"I want to see him," I whispered behind my shoulder.

"I know, we all do. But we have to wait. We should call your sisters and mother," She said, and I nodded.

I immediately wanted to call Sarah, my oldest sister. She was working in the ER at the General Hospital where they were bringing my father. She would have a stroke if she saw her father being rolled in. But when I got downstairs, my aunts had already taken care of it. They all turned to me, eyes all sympathetic. I took a shuddering breath.

"I want to see him," I said and turned to the door.

The emergency room was just one big room. Sheets divided the patients, but it was very loud. Aunt Ruby talked to the lady behind the desk.

"This is Brenda Flaherty’s daughter," she said, as the lady shot up. My mom was very famous around here. She was the Executive VP and COO of Hamilton Health Sciences.

"In there," she said and smiled at me. "There’s a whole party in there."

I entered through the sheets and saw all five of my aunts - all five of my mother’s sisters. Then, I turned to my sisters. I hugged them and my mom. dad.

"Hey, Pat," he slurred. I moved to him.

"Hey," I said. I let him somewhat kiss my cheek. I backed away. Maybe, just maybe, if he didn’t see his little girl cry than he would be okay. I kept it in for him. The doctor hustled in.

"So, we don’t know what it is yet, but we want to keep you here so we can run tests," he said to my dad as he barely nodded.

I thought I could see my dad like this, but I couldn’t. My father was breaking down. My sisters got coffee for my mom and I asked Aunt Ruby to take me home. I tucked into my parents’ bed. It was huge. I turned to my dad’s pillow. It smelt like him. I snuggled my face in deeper and awaited the tears but I seemed dry. Later on, Sarah and Emily came in beside me. We snuggled together.

"He’ll be fine, Pat," Emily whispered to me in the dark. Her voice was reassuring, but I couldn’t believe it.

The snow came that morning. As I walked down the steps, I stopped and looked outside. Weird, Dad usually would have gotten the driveway and pathway done. Mom shouldn’t have left for work yet. But, then I remembered. Remembered everything. Dad was at the hospital, probably getting some MRI or something and mom was probably sleeping on the chair beside his bed, just waiting. Em and I shoveled the driveway while my aunts cooked breakfast. Neighbors offered to shovel the driveway but we politely declined. They dropped off homemade meals. It made me notice how much I depended on my father. Emily, Sarah and I went to the hospital that day. I could hear the murmurs. Some said, "Brenda Flaherty’s daughters" other said "poor girls". All of us could hear them but we ignored it. Sarah entered first and we followed.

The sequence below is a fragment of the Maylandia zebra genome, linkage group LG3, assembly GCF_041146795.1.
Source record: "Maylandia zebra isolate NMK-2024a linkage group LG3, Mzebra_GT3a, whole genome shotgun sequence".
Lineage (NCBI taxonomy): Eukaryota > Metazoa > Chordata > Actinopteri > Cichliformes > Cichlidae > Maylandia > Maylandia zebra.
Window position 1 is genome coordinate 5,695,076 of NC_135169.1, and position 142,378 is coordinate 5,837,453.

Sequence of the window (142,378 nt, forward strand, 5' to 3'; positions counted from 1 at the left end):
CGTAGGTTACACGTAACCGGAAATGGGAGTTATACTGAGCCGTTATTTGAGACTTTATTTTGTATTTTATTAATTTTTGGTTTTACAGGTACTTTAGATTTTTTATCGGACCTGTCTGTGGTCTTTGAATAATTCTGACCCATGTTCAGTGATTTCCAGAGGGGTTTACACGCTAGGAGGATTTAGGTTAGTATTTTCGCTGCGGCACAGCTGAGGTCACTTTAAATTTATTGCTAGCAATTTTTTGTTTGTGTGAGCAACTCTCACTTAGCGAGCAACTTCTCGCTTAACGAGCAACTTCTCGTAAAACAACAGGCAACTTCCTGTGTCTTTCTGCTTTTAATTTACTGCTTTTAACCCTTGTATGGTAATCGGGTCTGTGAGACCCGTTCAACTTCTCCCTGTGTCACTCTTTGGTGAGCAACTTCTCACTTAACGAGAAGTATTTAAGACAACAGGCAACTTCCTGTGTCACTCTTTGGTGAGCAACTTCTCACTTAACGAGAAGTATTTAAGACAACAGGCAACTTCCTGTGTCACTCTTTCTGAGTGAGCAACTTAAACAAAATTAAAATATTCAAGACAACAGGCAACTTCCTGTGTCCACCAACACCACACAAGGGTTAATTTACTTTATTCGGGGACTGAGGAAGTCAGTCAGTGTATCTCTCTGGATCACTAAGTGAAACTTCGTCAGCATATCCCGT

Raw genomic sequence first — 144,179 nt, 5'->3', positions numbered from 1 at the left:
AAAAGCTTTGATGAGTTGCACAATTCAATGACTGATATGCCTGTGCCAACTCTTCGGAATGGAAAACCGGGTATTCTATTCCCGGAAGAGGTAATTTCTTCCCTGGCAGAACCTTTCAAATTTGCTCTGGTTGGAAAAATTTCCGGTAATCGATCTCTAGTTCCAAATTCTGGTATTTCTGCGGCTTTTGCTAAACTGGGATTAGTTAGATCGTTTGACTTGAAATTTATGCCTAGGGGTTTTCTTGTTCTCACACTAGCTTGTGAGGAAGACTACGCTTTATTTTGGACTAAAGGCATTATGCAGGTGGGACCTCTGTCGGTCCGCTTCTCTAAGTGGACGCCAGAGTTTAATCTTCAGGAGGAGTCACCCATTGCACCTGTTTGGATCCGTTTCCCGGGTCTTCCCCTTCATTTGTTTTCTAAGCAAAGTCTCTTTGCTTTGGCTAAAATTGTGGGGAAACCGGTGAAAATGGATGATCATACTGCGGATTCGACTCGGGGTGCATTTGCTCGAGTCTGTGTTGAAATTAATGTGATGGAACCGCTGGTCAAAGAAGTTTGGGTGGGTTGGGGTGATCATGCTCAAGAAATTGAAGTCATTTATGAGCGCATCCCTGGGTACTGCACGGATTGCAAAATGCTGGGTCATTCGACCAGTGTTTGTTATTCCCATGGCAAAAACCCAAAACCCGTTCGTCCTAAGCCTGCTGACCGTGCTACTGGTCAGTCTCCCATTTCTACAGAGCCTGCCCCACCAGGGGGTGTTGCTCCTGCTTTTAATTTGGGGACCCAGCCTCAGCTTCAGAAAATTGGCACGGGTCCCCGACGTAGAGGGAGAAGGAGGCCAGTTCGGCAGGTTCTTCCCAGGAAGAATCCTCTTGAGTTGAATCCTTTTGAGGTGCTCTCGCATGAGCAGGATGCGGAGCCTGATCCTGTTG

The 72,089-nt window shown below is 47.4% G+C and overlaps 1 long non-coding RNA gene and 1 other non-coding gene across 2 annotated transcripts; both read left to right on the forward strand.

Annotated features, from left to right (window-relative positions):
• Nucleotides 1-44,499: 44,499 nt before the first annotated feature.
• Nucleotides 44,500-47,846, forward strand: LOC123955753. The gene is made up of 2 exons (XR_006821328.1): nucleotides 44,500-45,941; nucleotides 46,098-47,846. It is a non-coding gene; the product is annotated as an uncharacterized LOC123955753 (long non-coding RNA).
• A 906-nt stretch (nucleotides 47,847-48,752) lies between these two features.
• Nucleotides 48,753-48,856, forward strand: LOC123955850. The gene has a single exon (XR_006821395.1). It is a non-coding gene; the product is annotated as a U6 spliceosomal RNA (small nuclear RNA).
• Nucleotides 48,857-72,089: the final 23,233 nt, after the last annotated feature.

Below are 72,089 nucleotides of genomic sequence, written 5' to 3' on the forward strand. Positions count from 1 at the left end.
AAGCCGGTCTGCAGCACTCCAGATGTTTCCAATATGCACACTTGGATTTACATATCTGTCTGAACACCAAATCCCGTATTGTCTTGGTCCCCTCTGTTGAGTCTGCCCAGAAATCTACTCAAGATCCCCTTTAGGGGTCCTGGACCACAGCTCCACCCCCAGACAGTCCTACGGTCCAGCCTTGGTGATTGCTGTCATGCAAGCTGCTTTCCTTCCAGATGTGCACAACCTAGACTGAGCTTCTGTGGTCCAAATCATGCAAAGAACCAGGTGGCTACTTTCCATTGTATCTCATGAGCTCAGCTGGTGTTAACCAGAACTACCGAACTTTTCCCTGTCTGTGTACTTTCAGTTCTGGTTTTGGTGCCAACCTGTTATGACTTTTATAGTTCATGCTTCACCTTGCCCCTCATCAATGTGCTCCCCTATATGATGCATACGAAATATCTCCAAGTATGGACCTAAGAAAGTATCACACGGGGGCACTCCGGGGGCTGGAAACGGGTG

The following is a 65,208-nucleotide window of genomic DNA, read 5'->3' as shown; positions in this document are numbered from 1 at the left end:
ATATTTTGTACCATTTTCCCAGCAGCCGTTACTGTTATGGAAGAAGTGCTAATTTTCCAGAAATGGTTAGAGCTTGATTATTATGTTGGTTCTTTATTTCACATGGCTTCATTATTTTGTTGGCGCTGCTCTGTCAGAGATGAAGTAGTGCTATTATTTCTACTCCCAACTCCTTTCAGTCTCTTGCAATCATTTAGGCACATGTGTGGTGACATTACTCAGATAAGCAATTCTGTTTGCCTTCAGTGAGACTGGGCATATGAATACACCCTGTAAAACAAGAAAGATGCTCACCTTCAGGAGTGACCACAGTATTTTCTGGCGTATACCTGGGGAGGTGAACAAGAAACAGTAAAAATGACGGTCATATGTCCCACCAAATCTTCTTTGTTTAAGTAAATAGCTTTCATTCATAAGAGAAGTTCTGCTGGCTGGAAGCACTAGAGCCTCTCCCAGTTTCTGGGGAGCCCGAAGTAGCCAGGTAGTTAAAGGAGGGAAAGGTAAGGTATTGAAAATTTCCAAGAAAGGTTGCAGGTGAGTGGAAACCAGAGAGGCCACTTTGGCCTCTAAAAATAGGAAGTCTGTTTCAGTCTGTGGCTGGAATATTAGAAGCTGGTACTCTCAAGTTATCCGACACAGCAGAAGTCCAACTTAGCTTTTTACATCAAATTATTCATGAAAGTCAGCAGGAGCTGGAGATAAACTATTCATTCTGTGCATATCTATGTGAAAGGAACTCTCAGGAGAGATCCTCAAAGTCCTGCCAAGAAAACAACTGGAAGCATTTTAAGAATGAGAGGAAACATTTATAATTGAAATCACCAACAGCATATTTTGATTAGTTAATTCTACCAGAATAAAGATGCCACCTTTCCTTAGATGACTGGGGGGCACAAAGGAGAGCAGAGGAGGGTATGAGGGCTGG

"Hey girls," mom said and smiled. Dad was asleep. We all looked at him with sorrow in our eyes. The doctor beckoned us out.

"It seems that there is a hole in Frank’s heart. We’re able to fix it, but the stroke did a lot of damage to the left side of his brain."

I believe he said more medical terminology I didn’t understand, but I stopped listening. He was going to be fine. A curdling scream made me come back to reality. The man in the room beside my father’s room was gripping at his face that was bandaged. I jumped at the site.

"My apologies, the stroke unit has to share with the burn unit," said the doctor. "The burn level is undergoing renovations."

I crept away from the room. My sisters and mother went down to the cafe to get some food and I stayed with my dad. I sat beside him and stared. He looked like a new born, the left side of his mouth dripping. He apparently couldn’t feel his left side. Like the other half of his body was numb. The nurse came in with a sheet.

"Could you please get him to fill this out when he wakes up? It’s his lunch selection," she said, and I nodded. With a smile, she left the room. Dad stirred and I turned.

"Hey, Dad," I said. He took my hand. He squeezed it and opened his eyes. A small, lopsided smile formed on his lips.

"So, egg salad or chicken salad?" I asked, and couldn’t hold in my grin.

He was able to come home for the weekend, but he eventually has to go back to rehab. He’s coming along great. He’s been put on the waiting list for heart surgery. Soon, he’ll be back. But, my mom had been trying to describe to me that he will be different. His brain won’t be the same, he’ll be tired often. I know it’ll be a challenge. He might not be the same man, but he will still be my dad.